A Physics student who got the following question in an exam: "You are given an accurate barometer, how would you use it to determine the height of a skyscraper?"

1: He answered:
"Go to the top floor, tie a long piece of string to the barometer, let it down 'till it touches the ground and measure the length of the string".

The examiner wasn't satisfied, so they decided to interview the guy:
"Can you give us another method, one which demonstrates your knowledge of Physics ?"

2: "Sure, go to the top floor, drop the barometer off, and measure how long before it hits the ground......"

"Not, quite what we wanted, care to try again ?"
3: "Make a pendulum of the barometer, measure its period at the bottom, then measure its period at the top......"

"..another try ?...."
4: "Measure the length of the barometer, then mount it vertically on the ground on a sunny day and measure its shadow, measure the shadow of the skyscraper....."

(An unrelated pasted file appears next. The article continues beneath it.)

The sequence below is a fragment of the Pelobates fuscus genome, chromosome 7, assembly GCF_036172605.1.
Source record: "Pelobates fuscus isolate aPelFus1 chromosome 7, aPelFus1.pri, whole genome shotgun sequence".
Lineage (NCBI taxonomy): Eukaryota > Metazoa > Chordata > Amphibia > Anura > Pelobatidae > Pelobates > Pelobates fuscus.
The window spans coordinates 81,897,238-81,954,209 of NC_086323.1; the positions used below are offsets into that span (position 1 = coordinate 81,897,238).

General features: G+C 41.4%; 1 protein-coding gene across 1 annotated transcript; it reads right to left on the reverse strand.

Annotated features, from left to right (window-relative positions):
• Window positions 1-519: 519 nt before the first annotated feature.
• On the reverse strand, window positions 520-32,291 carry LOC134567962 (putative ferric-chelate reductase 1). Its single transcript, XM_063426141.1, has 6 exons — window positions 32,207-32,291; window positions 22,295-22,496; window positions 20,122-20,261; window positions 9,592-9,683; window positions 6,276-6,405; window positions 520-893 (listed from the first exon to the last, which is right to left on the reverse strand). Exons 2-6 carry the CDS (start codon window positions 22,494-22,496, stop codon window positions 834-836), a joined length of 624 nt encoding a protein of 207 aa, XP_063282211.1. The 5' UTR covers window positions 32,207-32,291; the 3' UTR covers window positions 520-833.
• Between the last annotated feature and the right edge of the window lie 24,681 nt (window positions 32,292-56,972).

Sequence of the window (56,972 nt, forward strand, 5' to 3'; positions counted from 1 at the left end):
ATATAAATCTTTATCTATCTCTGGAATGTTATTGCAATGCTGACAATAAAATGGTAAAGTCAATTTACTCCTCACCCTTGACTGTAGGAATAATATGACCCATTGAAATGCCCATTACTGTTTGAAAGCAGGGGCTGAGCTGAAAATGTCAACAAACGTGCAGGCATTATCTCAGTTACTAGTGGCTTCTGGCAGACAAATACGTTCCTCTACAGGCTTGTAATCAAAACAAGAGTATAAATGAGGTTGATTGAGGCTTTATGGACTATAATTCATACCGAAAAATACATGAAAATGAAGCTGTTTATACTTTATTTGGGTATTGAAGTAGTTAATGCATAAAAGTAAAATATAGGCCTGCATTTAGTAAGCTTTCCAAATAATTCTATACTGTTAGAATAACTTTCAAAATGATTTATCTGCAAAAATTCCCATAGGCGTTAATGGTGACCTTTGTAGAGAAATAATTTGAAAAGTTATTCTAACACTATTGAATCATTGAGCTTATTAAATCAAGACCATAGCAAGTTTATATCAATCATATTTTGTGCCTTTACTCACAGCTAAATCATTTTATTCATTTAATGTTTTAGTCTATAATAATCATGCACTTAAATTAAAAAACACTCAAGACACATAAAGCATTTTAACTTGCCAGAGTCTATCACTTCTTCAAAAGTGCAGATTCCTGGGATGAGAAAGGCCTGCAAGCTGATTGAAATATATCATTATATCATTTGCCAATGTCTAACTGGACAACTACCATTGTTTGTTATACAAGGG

"....and again ?...."
5: "walk up the stairs and use the barometer as a ruler to measure the height of the walls in the stairwells."

"...One more try ?"
6: "Find where the janitor lives, knock on his door and say 'Please, Mr Janitor, if I give you this nice Barometer, will you tell me the height of this building ?"

There are many more ways, for instance:
7: To which the less polite alternative is to threaten to wallop the caretaker with the barometer unless they tell you how high the building is.

The just-released book, "Expert C Programming (Deep C Secrets)", Peter van der Linden, SunSoft/Prentice-Hall, ISBN 0-13-177429-8, lists twenty-one (21) more or less useful ways to measure the height of a building with a barometer.

8: Use the barometer as a paperweight while examining the building plans.

9: Sell the barometer and buy a tape measure.

10: Use a barometer to reflect a laser beam from the top and measure the travel time.

11: Track the shadow of the building positioning a barometer on the ground every hour.

12: Create an explosion on the top and measure the time for the pressure depression indicated on the barometer.